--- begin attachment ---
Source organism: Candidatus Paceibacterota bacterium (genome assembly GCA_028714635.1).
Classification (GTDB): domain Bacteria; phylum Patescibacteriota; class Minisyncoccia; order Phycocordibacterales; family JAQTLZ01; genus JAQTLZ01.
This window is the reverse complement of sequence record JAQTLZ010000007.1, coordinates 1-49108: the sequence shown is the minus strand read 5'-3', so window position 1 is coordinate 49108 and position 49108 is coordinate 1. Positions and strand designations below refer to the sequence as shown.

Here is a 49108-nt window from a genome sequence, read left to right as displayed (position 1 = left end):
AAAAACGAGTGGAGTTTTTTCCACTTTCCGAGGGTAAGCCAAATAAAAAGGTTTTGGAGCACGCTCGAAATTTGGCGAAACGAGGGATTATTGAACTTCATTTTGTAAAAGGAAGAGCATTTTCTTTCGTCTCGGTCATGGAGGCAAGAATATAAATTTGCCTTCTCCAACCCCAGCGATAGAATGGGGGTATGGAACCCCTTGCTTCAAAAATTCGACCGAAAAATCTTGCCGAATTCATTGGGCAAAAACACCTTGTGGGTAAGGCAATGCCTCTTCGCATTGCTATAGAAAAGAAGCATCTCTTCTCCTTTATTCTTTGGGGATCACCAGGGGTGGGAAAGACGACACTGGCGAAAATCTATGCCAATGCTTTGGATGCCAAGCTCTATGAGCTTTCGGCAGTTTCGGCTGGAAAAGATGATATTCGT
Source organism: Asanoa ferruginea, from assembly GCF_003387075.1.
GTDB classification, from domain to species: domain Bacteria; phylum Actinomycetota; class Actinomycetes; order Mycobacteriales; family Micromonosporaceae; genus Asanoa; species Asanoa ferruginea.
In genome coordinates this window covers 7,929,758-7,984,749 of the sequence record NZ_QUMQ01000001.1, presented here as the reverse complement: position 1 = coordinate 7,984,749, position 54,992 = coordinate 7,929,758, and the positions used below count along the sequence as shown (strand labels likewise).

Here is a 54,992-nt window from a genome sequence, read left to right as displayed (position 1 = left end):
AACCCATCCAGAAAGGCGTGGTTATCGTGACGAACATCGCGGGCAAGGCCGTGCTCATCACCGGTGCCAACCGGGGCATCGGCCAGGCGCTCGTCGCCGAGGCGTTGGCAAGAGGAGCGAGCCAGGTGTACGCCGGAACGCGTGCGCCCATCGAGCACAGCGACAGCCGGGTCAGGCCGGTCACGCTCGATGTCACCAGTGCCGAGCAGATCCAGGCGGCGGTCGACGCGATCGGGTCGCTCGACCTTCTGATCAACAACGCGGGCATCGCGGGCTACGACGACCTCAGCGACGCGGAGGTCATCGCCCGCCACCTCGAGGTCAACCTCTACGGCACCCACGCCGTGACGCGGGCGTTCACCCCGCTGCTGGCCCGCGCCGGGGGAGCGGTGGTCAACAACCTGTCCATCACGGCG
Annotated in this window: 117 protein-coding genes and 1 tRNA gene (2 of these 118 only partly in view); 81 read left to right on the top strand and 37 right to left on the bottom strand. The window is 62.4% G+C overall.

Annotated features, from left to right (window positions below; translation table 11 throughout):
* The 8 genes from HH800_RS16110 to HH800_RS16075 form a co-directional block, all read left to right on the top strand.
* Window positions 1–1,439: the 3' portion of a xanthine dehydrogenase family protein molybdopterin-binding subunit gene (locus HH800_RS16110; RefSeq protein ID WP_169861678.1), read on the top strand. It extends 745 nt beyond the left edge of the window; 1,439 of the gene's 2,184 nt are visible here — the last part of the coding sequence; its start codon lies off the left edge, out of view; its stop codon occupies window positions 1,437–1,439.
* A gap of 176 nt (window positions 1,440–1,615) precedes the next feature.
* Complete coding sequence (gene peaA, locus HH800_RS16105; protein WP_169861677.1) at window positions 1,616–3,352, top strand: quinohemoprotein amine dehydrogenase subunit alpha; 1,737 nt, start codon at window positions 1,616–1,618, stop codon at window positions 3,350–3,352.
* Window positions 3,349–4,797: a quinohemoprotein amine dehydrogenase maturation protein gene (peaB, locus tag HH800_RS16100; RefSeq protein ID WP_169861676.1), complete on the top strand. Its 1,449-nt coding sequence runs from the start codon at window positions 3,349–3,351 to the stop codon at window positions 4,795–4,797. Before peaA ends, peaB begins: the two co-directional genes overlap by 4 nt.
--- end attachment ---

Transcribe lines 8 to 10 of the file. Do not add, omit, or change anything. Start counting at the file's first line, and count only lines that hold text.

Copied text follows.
In genome coordinates this window covers 7,929,758-7,984,749 of the sequence record NZ_QUMQ01000001.1, presented here as the reverse complement: position 1 = coordinate 7,984,749, position 54,992 = coordinate 7,929,758, and the positions used below count along the sequence as shown (strand labels likewise).

Here is a 54,992-nt window from a genome sequence, read left to right as displayed (position 1 = left end):
AACCCATCCAGAAAGGCGTGGTTATCGTGACGAACATCGCGGGCAAGGCCGTGCTCATCACCGGTGCCAACCGGGGCATCGGCCAGGCGCTCGTCGCCGAGGCGTTGGCAAGAGGAGCGAGCCAGGTGTACGCCGGAACGCGTGCGCCCATCGAGCACAGCGACAGCCGGGTCAGGCCGGTCACGCTCGATGTCACCAGTGCCGAGCAGATCCAGGCGGCGGTCGACGCGATCGGGTCGCTCGACCTTCTGATCAACAACGCGGGCATCGCGGGCTACGACGACCTCAGCGACGCGGAGGTCATCGCCCGCCACCTCGAGGTCAACCTCTACGGCACCCACGCCGTGACGCGGGCGTTCACCCCGCTGCTGGCCCGCGCCGGGGGAGCGGTGGTCAACAACCTGTCCATCACGGCG